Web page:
We even build specific instructions into our athletes computers which pop up on their screens while training and racing. These instructions coach them to goal paces, heart rate targets, and power levels for each section of their ride/event.
While we love Garmin for running, our go to Bike Computer is the Wahoo Element. It’s sleek, provides great interfaces with the platforms we use, and is super reliable. That said, there’s nothing wrong with the Garmin computers either. Here’s are our full list of recommendations:
A Bike Power Meter
Next on our list comes the ultimate gold standard in measuring athletic performance on your bike. You can spend thousands of dollars on power meters. They all work a little differently, measuring power in different places (pedals, crank, hub, etc.) and applying proprietary algorithms under the hood. We’re not going to dive into the pros and cons of each different type of meter here. Geek out on DC Rainmaker’s site with this if you like, or talk to a local bike shop on what might work best for you.
Our favorite, affordable solution is the *FAVERO Assioma Duo. We’ve tested them, have number of athletes using them, and have no complaints! Look to spend $700-$800 (but worth every penny if you’re training right).
You can also get a version that measures single side power (only power from one leg), for around $500.
If you’re serious about progressing in the sport, and know you’ll stick with it, a power meter is a must.
A Running Power Meter
Running with power is a relatively new concept. It’s not quite to the level of perfection that cycling power is, but it’s getting really good. Few coaches are actually using power with their athletes right now, so if you are working with a coach, be sure to ask if this makes sense. We do coach with power on the run (and if you’re one of our athletes, you can score %15 off a Stryd run-ing power meter!).
On top of providing you with running power, Stryd’s foot pod delivers even more accurate distance measurements than a GPS watch! This means that you can actually run on a treadmill with it, and not worry about the calibration of the treadmill (treads are notoriously wrong providing accurate pacing and distance on their displays!).
We currently recommend two options for running with power right now:
A Smart Trainer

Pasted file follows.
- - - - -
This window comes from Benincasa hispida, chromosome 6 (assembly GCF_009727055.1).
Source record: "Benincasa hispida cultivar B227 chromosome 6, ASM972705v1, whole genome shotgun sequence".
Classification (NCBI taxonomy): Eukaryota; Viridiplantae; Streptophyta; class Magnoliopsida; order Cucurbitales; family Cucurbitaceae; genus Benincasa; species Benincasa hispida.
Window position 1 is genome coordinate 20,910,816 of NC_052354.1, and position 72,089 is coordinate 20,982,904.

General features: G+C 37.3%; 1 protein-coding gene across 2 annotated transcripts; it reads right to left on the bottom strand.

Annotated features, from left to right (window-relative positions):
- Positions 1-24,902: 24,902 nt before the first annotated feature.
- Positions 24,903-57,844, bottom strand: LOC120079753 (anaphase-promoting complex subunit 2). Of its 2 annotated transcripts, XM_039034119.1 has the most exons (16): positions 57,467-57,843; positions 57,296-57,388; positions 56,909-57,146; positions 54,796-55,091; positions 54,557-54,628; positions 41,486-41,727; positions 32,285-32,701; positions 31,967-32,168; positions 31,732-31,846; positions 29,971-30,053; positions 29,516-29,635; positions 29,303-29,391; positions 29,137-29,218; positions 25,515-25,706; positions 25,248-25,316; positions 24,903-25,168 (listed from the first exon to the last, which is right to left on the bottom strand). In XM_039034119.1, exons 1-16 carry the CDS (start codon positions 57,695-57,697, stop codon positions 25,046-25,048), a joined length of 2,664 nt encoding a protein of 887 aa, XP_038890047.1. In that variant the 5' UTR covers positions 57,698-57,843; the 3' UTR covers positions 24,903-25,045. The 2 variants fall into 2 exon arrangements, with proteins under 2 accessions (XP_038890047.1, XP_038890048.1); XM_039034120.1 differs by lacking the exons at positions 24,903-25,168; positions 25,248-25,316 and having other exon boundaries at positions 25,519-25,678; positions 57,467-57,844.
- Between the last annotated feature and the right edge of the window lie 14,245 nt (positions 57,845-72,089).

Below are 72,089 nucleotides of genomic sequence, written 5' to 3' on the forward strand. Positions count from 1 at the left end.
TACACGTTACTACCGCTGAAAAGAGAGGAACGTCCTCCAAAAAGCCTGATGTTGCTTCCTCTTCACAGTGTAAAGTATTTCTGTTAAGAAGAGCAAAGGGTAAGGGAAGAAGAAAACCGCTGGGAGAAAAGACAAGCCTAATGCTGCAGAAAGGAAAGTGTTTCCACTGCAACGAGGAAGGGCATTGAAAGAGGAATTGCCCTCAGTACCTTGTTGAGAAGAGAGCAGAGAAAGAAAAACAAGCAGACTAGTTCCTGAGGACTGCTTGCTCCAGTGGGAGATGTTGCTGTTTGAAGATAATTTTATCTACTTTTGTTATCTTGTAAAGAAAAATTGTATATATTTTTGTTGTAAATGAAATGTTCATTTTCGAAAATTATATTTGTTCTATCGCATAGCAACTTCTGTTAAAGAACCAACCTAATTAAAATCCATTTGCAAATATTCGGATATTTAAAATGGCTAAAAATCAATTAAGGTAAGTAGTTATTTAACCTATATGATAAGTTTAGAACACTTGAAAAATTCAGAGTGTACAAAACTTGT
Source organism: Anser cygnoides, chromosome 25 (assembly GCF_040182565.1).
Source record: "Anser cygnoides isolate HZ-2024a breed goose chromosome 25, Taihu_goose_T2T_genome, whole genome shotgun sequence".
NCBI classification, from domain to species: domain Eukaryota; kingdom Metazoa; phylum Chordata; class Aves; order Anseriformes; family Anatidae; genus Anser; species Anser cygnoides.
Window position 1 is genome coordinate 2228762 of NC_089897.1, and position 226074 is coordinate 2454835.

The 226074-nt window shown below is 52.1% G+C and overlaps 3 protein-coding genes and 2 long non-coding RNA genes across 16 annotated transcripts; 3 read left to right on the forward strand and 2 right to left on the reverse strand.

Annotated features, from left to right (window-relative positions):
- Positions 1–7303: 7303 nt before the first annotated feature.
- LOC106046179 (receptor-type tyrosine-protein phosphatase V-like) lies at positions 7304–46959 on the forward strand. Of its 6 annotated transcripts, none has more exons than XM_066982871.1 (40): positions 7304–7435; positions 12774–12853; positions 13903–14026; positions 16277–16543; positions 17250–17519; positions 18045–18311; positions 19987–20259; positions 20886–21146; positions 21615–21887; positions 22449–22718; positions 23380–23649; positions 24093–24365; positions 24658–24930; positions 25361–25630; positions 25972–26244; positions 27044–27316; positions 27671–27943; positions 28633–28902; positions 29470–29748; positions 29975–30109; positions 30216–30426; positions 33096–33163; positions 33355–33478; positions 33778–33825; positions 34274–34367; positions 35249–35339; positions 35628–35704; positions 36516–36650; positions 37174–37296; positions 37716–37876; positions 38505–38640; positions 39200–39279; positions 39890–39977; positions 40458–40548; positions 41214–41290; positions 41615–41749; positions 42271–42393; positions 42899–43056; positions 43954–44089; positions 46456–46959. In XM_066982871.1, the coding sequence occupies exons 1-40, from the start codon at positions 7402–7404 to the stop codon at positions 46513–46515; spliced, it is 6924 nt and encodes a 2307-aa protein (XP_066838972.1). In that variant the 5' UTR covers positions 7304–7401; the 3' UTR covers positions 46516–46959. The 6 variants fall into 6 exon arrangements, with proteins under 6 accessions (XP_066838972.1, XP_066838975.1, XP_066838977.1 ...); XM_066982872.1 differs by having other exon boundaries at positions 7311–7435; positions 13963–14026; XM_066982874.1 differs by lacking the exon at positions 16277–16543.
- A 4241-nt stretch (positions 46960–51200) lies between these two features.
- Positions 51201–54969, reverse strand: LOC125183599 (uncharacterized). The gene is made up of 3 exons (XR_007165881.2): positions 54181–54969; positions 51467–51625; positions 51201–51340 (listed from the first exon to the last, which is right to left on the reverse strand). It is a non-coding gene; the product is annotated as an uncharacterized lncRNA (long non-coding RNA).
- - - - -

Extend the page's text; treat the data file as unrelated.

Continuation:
First, any trainer is better than no trainer. We have coached athletes using $49, off-brand trainers from the local grocery store (Aldi), as well as athletes using trainers costing thousands of dollars.
If you’re using a cheap version, that doesn’t automatically adjust resistance, measure power, etc., you can still get a great workout. If you have a heart rate monitor, power meter, or some of the other gear mentioned above, even better! You can pair those with software like Zwift, Roovy, or Trainer Road for super effective workouts.
If you are lucky enough to be able to add a smart trainer to your gear, you can get even more precision out of your training. We write workouts for our athletes that actually guide them through what riding a specific course will feel like. The trainer adjusts the proper resistance an athlete will experience as they climb hills, coast flats, shift gears, etc. This is super helpful in race prep.
Here are the trainers we use, and our athletes have recommended.
So, that’s our list!
There’s certainly a lot more gear to explore. From smart bikes, to treadmill, wetsuits, shoes and beyond. It can be overwhelming to fell like you “NEED” all this.
The simple truth is, that if you’ve got a pair of running shoes, you can train to run. If you have a bike, you can start to train for triathlon.
Don’t let this list overwhelm you.
For most of us, it might take more than 10 years to put togeather a collection of everything listed here. Most of us won’t even collect half of this stuff. If you’d like to learn more about the gear you have, or what you might want to consider investing in next, don’t hesitate to reach out at email@example.com.
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Ken Presutti is a certified ChiRunning instructor, ACE Personal trainer, Spinning instructor, and coach. This blog is a mix of new articles and posts from his original blog, Overkill is Underrated.